Rob and Bruce Dickinson keeping it in the family
Keeping it in the family. Rob and Bruce Dickinson

The band performs three songs from from their excellent 1997 album, Adam and Eve -  “Delicious,” Ma Solituda,” and “Phantom of the American Mother” as well as a killer version of the song “Heal” from CW’s 1995 album, Happy Days and “Crank” from their 1993 album, Chrome. Dig it!


Posted by Cherrybomb | Leave a comment
The time a small town booked a Rage Against the Machine show then shat its pants about it

Sometimes when I despair at the abject cluelessness and parochialism of local news “journalism,” I’m reminded that at least I live in a city, and could have WAY WORSE local news pickings were I to forsake easy access to museums and concert clubs for the quiet life. Take the small town of Spanish Fork, Utah. A quick jog south of Provo, it’s bisected by a Main Street that runs a whoppin’ five miles from its northern to southern borders, and with a roughly 10% Hispanic population, Spanish Fork doesn’t boast a whole lot of Spanish speakers. This is no bastion of urbanity, and of course that’s fine, not everyplace has to be.

But when their fairgrounds manager booked a Rage Against the Machine show, the residents and the local news all UTTERLY FLIPPED THEIR LIDS.

Local lore holds that the booking was made under the misapprehension that “Rage Against the Machine” was the name of a touring tractor-pull or monster truck rally. The fairgrounds manager and city manager both deny that in a City Weekly article published last year, but whatever the reason for the booking, hysteria ensued. A contemporary article in the LDS-owned Utah paper Deseret News reported thusly:

A rally at the city park organized by Shelley Matterson expressed some residents’ own rage against the booking of the group but acknowledged that fairgrounds manager Steve Money, who scheduled the band at the Spanish Fork Fairgrounds, did so in error. “He’s devastated,” said Ann Banks, daughter of Mayor Marie Huff. Banks said her mother had been subject to verbal attacks by residents who called the mayor, wondering how the controversial group could have been booked to appear there.

Most residents expressed fear that the group - known for its loud music and rough lyrics - was coming to Spanish Fork. Tash Johns urged the council in absentia to “take the bold stand and cancel the concert. We will stand behind them if they take this stand of courage,” she said.

Residents said they feared the lyrics that will be heard well beyond the fairground’s wooden fences as well as the rocker fans that would be there and the potential for injuries that one man who favors the concert said would likely result. Others expressed concern about lawsuits that could result if someone is killed or injured during the concert. They also fear a discrimination lawsuit if the concert is canceled.

Wouldn’t want the rocker fans to kill anyone now…

But that article is quite measured. It’s local TV news where out-of-touch bafflement and old-people paranoia really shine brightest. This news report was completely alarmist even though it was produced after the concert took place—and of course nothing bad happened except that a terrible rap-metal band that made “anti-establishment” “socialist” records to profit the international corporation Sony played its shitty high-fivin’ bro-down music. I kinda lost it a little at the remark about the “big city rock band.”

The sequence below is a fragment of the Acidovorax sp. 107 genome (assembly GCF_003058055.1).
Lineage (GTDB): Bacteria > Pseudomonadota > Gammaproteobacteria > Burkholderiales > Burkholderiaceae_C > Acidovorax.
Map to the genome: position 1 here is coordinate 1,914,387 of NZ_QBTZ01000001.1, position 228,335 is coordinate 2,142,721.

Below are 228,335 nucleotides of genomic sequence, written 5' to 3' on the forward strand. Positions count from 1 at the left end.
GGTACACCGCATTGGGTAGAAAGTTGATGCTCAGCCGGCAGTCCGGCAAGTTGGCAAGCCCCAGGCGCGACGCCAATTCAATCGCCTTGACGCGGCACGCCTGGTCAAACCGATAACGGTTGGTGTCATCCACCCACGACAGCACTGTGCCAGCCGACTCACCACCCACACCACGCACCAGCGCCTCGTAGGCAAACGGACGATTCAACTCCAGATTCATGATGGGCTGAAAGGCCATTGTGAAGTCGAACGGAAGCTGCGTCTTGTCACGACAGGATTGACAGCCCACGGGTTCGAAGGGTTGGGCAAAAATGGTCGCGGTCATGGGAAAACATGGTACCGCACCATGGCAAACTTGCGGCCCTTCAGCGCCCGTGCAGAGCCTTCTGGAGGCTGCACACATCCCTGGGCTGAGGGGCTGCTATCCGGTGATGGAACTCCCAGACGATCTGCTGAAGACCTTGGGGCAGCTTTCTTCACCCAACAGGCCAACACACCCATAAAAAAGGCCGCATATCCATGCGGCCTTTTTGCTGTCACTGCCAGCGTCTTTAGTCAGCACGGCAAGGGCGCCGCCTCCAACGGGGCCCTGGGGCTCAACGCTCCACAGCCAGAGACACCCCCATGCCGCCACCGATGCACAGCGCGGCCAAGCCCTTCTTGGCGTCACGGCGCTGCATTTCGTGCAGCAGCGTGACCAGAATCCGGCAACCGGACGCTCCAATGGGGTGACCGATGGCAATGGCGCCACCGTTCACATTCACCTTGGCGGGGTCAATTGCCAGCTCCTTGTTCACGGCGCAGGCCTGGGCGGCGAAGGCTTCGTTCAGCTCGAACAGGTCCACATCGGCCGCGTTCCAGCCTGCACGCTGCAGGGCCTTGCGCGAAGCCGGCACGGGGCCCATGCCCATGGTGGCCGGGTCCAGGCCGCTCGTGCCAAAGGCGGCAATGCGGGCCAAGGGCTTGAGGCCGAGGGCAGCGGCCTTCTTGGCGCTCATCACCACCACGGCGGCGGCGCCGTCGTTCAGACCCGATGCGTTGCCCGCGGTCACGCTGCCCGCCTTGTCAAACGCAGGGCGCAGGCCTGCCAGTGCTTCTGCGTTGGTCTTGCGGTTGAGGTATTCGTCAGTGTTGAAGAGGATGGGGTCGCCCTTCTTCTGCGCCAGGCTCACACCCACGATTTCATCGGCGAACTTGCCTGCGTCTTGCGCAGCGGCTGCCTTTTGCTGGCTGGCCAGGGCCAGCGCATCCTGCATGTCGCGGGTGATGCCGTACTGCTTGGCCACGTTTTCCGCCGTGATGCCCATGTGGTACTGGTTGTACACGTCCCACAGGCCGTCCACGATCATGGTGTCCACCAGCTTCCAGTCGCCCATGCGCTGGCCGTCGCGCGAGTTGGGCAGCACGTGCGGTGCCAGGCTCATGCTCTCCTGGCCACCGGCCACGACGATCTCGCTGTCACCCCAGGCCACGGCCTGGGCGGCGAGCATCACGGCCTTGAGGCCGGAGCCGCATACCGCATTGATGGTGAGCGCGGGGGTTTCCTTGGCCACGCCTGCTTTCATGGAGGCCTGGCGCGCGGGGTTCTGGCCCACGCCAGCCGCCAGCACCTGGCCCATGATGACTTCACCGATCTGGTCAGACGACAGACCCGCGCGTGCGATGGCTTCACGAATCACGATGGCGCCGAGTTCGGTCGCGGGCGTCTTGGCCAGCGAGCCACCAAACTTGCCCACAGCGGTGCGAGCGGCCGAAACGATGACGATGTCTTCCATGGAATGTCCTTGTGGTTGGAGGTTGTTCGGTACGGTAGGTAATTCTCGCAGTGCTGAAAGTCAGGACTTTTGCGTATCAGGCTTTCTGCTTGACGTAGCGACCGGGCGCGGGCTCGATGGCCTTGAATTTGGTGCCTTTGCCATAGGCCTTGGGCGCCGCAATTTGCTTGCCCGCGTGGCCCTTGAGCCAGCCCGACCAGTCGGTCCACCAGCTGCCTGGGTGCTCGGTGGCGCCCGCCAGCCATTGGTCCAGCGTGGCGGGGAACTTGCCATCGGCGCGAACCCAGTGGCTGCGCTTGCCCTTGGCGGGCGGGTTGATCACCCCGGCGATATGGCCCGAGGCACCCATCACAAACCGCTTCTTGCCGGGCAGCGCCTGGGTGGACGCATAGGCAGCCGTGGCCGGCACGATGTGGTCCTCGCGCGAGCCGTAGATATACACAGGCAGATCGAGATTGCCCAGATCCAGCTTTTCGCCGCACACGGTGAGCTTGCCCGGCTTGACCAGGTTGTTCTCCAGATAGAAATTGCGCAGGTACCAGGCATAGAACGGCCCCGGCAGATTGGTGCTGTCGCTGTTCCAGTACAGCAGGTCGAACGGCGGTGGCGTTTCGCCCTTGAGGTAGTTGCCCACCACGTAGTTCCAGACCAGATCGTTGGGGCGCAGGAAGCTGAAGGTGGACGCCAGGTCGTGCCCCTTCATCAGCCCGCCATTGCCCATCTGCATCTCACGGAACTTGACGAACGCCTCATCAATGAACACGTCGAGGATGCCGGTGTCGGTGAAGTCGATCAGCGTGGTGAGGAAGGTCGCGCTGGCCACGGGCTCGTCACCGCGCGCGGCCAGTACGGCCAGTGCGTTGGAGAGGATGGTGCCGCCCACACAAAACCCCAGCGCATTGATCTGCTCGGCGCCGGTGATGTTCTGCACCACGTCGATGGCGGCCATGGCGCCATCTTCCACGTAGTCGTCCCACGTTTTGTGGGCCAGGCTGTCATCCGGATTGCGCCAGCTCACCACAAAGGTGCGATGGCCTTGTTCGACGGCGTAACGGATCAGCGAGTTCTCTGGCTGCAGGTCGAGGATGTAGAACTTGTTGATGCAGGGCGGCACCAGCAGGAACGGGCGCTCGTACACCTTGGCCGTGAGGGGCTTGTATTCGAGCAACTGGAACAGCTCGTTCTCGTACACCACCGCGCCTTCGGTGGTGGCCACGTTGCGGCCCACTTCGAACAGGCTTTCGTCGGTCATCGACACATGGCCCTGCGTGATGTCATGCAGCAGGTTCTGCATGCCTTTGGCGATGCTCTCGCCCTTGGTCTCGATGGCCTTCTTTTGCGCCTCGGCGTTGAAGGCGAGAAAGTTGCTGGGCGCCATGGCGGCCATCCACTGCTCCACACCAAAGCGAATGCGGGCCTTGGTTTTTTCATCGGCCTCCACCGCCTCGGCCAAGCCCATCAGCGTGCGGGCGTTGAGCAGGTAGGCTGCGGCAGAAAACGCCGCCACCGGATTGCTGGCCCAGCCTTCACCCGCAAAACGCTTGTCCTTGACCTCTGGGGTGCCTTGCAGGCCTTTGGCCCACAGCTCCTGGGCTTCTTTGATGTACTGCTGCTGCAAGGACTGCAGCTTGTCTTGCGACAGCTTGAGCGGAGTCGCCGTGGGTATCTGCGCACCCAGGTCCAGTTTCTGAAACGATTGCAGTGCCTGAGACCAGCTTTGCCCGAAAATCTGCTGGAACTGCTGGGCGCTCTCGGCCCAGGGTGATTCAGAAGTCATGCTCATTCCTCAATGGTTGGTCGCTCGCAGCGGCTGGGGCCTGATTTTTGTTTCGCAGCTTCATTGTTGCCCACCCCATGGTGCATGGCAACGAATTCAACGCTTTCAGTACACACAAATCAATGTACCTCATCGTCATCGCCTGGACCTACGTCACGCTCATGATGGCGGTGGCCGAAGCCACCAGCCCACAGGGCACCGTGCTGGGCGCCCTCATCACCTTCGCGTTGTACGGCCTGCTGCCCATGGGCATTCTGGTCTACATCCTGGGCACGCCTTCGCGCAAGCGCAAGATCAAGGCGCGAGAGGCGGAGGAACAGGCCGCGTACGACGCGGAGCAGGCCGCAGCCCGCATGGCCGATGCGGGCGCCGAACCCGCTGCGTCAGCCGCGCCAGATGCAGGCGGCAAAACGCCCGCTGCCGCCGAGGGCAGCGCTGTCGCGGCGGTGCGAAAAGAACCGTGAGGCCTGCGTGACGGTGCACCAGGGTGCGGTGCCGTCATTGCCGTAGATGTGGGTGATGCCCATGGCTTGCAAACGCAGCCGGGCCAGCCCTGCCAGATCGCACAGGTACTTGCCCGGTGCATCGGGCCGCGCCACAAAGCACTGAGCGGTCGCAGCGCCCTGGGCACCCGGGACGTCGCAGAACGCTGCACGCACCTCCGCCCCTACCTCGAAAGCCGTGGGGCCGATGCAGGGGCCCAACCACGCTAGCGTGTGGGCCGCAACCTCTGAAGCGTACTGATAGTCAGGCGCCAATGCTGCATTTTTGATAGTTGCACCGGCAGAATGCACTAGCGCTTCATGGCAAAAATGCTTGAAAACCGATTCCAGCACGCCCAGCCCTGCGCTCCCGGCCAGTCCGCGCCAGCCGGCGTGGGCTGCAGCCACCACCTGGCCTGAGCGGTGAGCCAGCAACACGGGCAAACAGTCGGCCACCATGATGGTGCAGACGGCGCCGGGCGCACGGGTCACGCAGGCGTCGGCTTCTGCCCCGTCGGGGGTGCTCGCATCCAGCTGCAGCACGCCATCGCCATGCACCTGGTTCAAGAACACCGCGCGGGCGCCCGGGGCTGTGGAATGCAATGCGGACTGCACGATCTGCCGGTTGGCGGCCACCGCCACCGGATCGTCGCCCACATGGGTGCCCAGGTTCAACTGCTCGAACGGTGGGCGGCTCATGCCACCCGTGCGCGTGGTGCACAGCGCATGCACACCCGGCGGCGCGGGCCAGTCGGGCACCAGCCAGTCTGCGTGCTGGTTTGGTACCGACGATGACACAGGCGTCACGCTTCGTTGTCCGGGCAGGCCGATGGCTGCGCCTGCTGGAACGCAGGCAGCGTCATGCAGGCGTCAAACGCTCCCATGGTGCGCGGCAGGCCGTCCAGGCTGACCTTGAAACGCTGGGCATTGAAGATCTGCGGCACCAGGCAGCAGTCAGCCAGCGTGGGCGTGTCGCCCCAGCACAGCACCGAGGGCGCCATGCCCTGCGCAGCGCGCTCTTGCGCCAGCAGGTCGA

Posted by Ron Kretsch | Leave a comment
The Cult tearing it up on ‘The Late Show Starring Joan Rivers’ in 1987
09:03 am


Joan Rivers
Ian Astbury
The Cult

Ian Astbury, Billy Duffy and Joan Rivers circa 1987
The Cult were riding high on their 1987 release, Electric when they made this blistering appearance on The Late Show Starring Joan Rivers in May of 1987. Rivers was fired from The Late Show later that month and celebrated in rock star fashion by trashing the set with toilet paper and shaving cream with the help of Wendy O. Williams of all people. But I digress.

In the clip below, The Cult deliver a completely raw and raucous performance of two songs from Electric “Lil’ Devil” and “Born to Be Wild” (complete with full-on big hair headbanging). It also just so happened to be the 25th birthday of vocalist, Ian Astbury. During the interview segment the phone on the stage rings (an actual landline phone mind you), and on the other end was none other than Astbury’s father who was calling to wish his son a happy birthday. I’m not usually one for getting all mushy over lovey-dovey stuff, but this moment made my eyes a little leaky. I should probably get that checked out. The video, which should be turned up as loud as possible for maximum pleasure, follows.

The Cult on The Late Show Starring Joan Rivers. Episode #146, May 14th, 1987

Posted by Cherrybomb | Leave a comment
Who was that mysterious middle-aged bald guy that appeared in like EVERY early ‘80s MTV video?
07:15 am

Pop Culture


When MTV first debuted in 1981, few people believed in the fledgling network and its concept of airing music videos 24 hours a day. Their launch was plagued with technical problems and the station itself was starved for content.

MTV co-founder, Les Garland, details the shaky beginnings in a New York Post interview:

There was some fear, because we didn’t get the instant distribution some people thought we would. We used to hear, from cable operators and advertisers, “nobody’s gonna watch music on television 24 hours a day. That’ll never work.” Heard it from people in [our own] management, too. It was closer to touch-and-go than people realized. There were threats of pulling the plug.

Given the newness of music videos, the channel had only around 250 to choose from at the beginning.

One demographic that may have been initially counted out, but who undoubtedly contributed to the success of early MTV, was elementary through high-school-aged kids who had loads of free viewing time on their hands. Kids who would end up spending hours a day obsessing over this new medium—a medium which moved so much faster than what they had been used to seeing, having grown up on network television. MTV ushered in the age of ADD.